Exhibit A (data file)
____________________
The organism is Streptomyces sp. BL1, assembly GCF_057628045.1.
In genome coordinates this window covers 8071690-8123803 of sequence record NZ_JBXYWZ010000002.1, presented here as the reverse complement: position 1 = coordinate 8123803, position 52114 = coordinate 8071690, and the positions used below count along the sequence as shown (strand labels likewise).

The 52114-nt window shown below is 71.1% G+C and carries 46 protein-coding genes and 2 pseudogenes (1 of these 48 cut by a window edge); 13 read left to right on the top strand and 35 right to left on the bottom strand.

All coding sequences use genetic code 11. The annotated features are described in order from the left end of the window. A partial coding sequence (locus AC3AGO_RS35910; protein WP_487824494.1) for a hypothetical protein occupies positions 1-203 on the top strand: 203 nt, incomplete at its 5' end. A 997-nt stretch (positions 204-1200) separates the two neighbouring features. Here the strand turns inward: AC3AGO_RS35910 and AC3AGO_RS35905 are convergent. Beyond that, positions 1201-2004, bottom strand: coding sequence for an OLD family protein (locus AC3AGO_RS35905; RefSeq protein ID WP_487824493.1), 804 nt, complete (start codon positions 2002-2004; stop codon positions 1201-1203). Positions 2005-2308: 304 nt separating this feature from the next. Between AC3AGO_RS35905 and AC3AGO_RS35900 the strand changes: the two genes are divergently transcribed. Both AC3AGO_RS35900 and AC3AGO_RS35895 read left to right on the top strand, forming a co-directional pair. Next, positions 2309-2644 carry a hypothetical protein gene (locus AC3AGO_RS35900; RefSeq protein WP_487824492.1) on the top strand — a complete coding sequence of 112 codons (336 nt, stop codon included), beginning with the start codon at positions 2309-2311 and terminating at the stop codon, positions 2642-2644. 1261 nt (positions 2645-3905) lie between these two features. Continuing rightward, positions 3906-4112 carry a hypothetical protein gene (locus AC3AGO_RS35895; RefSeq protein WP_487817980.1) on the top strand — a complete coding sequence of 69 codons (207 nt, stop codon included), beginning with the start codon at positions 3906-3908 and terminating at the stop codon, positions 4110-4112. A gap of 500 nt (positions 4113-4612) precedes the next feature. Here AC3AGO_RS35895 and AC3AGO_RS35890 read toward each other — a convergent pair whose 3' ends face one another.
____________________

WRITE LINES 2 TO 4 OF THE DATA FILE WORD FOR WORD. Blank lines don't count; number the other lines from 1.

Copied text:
In genome coordinates this window covers 8071690-8123803 of sequence record NZ_JBXYWZ010000002.1, presented here as the reverse complement: position 1 = coordinate 8123803, position 52114 = coordinate 8071690, and the positions used below count along the sequence as shown (strand labels likewise).

The 52114-nt window shown below is 71.1% G+C and carries 46 protein-coding genes and 2 pseudogenes (1 of these 48 cut by a window edge); 13 read left to right on the top strand and 35 right to left on the bottom strand.

All coding sequences use genetic code 11. The annotated features are described in order from the left end of the window. A partial coding sequence (locus AC3AGO_RS35910; protein WP_487824494.1) for a hypothetical protein occupies positions 1-203 on the top strand: 203 nt, incomplete at its 5' end. A 997-nt stretch (positions 204-1200) separates the two neighbouring features. Here the strand turns inward: AC3AGO_RS35910 and AC3AGO_RS35905 are convergent. Beyond that, positions 1201-2004, bottom strand: coding sequence for an OLD family protein (locus AC3AGO_RS35905; RefSeq protein ID WP_487824493.1), 804 nt, complete (start codon positions 2002-2004; stop codon positions 1201-1203). Positions 2005-2308: 304 nt separating this feature from the next. Between AC3AGO_RS35905 and AC3AGO_RS35900 the strand changes: the two genes are divergently transcribed. Both AC3AGO_RS35900 and AC3AGO_RS35895 read left to right on the top strand, forming a co-directional pair. Next, positions 2309-2644 carry a hypothetical protein gene (locus AC3AGO_RS35900; RefSeq protein WP_487824492.1) on the top strand — a complete coding sequence of 112 codons (336 nt, stop codon included), beginning with the start codon at positions 2309-2311 and terminating at the stop codon, positions 2642-2644. 1261 nt (positions 2645-3905) lie between these two features. Continuing rightward, positions 3906-4112 carry a hypothetical protein gene (locus AC3AGO_RS35895; RefSeq protein WP_487817980.1) on the top strand — a complete coding sequence of 69 codons (207 nt, stop codon included), beginning with the start codon at positions 3906-3908 and terminating at the stop codon, positions 4110-4112. A gap of 500 nt (positions 4113-4612) precedes the next feature. Here AC3AGO_RS35895 and AC3AGO_RS35890 read toward each other — a convergent pair whose 3' ends face one another.